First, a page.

Swedish Smorgasbord Style

The Swedish smorgasbord is not the free-for-all, budget-priced buffet that Americans tend to envision when they hear the word.

Russell Kaye

The Swedish smorgasbord (literally, "bread-and-butter table") is not the free-for-all, budget-priced buffet that Americans tend to envision when they hear the word. Instead, it's an elegant spread of cold and hot foods inspired by tradition and treated with respect. This is especially true of the holiday version—the julbord, or Christmas table, around which families and groups of office colleagues gather to eat well, drink well, and sing.

The smorgasbord seems to have had its origins in the 18th century, when the Russian habit of nibbling food while sipping vodka made its way to Sweden. There, the upper classes adopted it, replacing vodka with aquavit and Russian hors d'oeuvres with their own herring, sprats, and cheese. The table laden with these snacks was at first called the brannvinsbord, or aquavit table. Over time, more foods were introduced and the name changed to emphasize eating.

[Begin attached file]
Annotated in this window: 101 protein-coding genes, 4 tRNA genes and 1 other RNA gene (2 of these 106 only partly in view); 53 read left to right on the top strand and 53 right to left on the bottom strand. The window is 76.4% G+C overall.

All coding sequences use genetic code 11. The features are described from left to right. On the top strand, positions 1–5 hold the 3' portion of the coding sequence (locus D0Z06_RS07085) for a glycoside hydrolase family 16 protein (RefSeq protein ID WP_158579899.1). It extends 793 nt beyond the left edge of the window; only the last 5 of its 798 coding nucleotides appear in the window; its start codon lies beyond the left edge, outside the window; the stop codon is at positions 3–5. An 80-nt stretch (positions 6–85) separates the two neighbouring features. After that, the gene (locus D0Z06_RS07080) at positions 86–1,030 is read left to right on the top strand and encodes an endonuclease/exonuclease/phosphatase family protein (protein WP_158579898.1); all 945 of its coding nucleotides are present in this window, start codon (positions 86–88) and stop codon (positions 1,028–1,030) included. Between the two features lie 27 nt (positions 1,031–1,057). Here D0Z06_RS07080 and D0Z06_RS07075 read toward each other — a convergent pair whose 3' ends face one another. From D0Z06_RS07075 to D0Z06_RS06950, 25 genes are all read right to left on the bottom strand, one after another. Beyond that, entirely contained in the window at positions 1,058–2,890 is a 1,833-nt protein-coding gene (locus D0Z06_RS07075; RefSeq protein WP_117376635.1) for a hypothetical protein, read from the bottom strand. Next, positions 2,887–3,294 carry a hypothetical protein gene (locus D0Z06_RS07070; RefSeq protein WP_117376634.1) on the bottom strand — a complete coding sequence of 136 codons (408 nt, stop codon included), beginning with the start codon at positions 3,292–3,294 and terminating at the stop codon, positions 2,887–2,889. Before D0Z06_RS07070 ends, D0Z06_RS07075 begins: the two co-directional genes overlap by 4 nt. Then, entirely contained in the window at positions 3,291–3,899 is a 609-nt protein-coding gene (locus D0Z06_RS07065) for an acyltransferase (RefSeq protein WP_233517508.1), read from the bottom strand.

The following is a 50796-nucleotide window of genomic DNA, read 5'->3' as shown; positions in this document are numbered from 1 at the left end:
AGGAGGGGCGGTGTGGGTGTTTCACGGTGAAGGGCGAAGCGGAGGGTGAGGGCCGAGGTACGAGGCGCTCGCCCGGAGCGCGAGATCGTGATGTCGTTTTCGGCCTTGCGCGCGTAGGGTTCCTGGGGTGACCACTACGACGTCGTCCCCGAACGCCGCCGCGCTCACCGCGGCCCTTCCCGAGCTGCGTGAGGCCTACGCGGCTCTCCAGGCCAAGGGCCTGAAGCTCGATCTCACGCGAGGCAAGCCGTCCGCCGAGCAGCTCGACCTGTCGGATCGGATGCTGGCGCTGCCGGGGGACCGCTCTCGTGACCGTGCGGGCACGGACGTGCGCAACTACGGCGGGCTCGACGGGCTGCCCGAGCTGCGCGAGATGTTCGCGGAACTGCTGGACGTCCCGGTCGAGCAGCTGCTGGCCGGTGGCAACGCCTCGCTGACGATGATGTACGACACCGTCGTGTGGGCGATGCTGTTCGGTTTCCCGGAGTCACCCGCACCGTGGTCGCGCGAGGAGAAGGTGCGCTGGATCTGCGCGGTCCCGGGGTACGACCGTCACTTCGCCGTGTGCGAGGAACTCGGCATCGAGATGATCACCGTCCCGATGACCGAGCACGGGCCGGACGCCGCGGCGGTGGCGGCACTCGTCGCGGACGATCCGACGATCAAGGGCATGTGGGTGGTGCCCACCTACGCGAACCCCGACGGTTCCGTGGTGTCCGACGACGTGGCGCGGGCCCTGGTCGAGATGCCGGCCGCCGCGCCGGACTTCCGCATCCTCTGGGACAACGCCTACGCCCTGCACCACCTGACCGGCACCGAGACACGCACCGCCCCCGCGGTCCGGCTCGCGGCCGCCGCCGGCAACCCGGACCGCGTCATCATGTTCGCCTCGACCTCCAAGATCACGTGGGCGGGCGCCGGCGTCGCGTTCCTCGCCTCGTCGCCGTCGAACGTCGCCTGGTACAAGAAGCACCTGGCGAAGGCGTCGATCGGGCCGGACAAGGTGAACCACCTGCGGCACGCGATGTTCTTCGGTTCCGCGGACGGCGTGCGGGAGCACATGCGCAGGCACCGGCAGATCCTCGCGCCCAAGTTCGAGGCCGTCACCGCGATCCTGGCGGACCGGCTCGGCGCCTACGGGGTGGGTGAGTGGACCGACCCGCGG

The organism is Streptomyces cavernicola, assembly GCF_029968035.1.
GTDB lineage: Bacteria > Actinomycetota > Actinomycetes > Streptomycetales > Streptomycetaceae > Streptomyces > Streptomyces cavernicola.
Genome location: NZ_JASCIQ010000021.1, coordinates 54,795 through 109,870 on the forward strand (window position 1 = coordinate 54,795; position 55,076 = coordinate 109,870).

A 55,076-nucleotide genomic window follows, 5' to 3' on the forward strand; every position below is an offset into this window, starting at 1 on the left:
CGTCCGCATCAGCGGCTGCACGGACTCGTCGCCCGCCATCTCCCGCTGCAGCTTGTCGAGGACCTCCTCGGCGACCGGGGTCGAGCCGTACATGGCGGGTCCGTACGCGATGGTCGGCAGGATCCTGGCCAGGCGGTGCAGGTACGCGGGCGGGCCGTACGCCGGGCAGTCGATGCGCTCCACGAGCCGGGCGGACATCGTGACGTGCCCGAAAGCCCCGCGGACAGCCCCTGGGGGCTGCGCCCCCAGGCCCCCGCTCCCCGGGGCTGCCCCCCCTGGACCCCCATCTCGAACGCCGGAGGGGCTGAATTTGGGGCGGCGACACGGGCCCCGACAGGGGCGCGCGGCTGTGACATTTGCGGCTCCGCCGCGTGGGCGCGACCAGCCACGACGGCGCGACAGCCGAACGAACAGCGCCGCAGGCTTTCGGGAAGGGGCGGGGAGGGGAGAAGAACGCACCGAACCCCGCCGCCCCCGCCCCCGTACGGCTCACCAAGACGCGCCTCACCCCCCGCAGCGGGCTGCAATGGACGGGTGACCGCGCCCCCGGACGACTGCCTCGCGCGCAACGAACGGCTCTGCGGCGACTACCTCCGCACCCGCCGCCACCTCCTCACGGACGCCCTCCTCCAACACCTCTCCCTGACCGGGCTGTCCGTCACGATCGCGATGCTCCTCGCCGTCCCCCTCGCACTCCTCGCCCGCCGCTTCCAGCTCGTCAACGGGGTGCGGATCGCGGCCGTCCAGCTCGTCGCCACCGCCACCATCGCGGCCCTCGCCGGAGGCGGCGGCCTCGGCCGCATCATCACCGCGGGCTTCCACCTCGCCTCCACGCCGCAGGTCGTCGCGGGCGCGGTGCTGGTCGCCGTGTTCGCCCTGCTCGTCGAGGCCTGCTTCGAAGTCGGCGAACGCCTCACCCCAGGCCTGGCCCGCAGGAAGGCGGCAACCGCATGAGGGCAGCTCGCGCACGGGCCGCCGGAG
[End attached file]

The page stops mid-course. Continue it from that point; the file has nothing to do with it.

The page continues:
A traditional smorgasbord has five parts, to be visited in order—requiring five trips to the table. The first part offers a variety of herring (including, at Christmas, sillsallad—beet and herring salad), sharp cheese, and boiled potatoes. The second is dedicated to cold fish and shellfish dishes like poached and smoked salmon, gravlax, smoked eel, and shrimp and cucumber salad. The third offers meat dishes at room temperature: cold cuts, pates, roasted reindeer, little sausages. Next are warm foods such as Jansson's temptation, herring gratin, meatballs, and, at Christmastime, ham, lutfisk, and creamed kale. The last trip to the smorgasbord is for desserts such as cakes, puddings, more cheese, and fresh fruit.